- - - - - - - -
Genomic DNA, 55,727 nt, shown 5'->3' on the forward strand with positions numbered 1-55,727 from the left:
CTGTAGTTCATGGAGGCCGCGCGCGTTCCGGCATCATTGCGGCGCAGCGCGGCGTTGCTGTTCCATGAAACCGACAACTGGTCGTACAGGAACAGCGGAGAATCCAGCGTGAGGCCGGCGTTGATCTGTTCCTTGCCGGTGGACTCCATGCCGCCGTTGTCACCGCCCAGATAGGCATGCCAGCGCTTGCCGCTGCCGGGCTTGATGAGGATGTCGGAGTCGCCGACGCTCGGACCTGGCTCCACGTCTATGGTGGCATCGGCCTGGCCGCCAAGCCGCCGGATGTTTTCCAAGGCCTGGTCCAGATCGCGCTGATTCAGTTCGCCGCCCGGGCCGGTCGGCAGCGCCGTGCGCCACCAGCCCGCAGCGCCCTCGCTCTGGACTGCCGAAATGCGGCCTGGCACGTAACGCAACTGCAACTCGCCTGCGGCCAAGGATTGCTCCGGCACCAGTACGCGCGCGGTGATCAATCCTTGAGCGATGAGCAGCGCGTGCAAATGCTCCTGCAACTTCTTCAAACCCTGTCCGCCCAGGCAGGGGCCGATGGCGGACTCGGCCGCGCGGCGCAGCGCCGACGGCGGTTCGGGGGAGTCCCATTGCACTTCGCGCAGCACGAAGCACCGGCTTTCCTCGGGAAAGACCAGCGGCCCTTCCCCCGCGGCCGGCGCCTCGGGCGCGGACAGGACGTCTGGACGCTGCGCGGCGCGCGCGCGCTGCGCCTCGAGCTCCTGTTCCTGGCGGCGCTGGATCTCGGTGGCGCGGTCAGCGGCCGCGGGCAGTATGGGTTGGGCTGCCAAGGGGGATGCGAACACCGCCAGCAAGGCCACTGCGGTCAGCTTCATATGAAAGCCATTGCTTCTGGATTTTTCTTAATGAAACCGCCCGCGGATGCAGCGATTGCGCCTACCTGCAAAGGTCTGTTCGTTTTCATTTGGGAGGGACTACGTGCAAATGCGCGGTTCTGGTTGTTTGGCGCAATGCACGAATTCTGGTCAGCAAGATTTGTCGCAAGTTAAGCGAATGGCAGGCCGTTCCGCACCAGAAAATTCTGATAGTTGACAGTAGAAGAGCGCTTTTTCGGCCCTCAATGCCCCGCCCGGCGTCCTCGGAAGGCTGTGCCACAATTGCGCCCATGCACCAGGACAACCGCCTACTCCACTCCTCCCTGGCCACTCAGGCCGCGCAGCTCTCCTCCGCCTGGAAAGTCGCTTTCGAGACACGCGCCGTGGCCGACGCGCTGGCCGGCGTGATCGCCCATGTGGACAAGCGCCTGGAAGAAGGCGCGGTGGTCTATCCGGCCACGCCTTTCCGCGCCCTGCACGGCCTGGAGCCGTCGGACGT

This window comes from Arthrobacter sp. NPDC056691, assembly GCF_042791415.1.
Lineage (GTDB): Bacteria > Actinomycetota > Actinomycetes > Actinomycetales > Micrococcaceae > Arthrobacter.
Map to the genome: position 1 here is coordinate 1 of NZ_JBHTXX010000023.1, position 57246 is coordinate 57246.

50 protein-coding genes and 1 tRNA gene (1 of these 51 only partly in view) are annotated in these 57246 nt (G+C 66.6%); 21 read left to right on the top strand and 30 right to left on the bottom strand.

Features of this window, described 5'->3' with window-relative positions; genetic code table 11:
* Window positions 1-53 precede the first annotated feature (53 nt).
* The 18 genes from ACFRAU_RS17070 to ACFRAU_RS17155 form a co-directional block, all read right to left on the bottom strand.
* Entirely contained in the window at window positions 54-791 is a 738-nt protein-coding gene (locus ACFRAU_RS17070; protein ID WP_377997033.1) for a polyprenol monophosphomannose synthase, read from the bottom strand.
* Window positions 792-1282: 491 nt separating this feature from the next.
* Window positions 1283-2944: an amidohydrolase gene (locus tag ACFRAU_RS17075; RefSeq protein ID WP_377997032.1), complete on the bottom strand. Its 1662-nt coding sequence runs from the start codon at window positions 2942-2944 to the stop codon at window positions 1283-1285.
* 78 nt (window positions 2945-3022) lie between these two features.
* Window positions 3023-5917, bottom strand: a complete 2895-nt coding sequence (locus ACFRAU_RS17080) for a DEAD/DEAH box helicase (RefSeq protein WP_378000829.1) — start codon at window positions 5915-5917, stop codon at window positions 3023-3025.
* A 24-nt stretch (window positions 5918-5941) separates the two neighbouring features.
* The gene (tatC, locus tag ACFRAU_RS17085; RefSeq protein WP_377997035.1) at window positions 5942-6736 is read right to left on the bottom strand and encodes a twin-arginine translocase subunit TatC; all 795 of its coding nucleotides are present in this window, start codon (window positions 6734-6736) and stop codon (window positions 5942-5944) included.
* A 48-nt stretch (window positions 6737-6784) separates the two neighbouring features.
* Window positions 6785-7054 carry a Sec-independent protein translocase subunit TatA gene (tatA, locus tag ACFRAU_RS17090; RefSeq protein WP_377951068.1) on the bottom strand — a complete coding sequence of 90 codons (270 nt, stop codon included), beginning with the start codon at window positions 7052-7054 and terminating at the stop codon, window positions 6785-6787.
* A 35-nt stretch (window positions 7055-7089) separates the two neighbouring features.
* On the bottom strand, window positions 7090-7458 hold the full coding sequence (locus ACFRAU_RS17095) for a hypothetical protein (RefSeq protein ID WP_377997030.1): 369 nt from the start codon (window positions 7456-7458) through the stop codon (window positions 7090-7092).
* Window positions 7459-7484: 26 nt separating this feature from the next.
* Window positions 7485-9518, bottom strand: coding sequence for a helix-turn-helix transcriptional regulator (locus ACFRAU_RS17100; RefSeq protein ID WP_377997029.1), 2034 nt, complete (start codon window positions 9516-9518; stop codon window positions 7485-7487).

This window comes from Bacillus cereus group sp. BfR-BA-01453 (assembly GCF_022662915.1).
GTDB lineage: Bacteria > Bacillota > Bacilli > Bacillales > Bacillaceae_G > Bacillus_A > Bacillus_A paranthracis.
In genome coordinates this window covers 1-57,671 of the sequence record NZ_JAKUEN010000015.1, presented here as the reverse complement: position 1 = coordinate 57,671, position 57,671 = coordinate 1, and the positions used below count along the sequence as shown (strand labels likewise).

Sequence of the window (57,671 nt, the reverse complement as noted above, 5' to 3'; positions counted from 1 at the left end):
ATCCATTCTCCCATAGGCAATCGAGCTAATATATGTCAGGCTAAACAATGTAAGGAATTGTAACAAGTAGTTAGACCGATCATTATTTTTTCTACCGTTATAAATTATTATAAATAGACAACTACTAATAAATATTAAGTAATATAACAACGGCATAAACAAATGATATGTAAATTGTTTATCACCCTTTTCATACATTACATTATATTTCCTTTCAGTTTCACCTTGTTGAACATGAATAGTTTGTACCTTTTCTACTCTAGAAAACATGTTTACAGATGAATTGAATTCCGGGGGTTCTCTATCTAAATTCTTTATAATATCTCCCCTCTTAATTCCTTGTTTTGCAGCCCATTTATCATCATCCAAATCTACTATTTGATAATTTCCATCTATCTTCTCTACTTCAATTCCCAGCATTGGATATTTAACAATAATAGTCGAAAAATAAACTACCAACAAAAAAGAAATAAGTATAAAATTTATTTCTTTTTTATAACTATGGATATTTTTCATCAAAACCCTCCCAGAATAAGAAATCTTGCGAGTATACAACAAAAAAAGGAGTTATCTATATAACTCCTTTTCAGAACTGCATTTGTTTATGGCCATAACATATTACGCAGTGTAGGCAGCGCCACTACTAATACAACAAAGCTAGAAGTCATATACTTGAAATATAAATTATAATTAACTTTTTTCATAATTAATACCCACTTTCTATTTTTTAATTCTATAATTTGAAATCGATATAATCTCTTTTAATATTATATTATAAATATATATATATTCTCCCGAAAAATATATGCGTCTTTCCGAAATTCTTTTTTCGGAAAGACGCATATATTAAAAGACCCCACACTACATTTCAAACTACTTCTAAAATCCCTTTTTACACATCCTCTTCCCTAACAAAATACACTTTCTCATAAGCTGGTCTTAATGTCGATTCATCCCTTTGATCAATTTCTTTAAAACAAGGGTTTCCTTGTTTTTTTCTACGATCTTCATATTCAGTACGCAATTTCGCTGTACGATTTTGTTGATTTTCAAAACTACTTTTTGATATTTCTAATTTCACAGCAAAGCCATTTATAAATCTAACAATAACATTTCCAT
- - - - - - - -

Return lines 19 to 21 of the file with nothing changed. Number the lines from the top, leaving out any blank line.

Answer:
* A 35-nt stretch (window positions 7055-7089) separates the two neighbouring features.
* On the bottom strand, window positions 7090-7458 hold the full coding sequence (locus ACFRAU_RS17095) for a hypothetical protein (RefSeq protein ID WP_377997030.1): 369 nt from the start codon (window positions 7456-7458) through the stop codon (window positions 7090-7092).
* Window positions 7459-7484: 26 nt separating this feature from the next.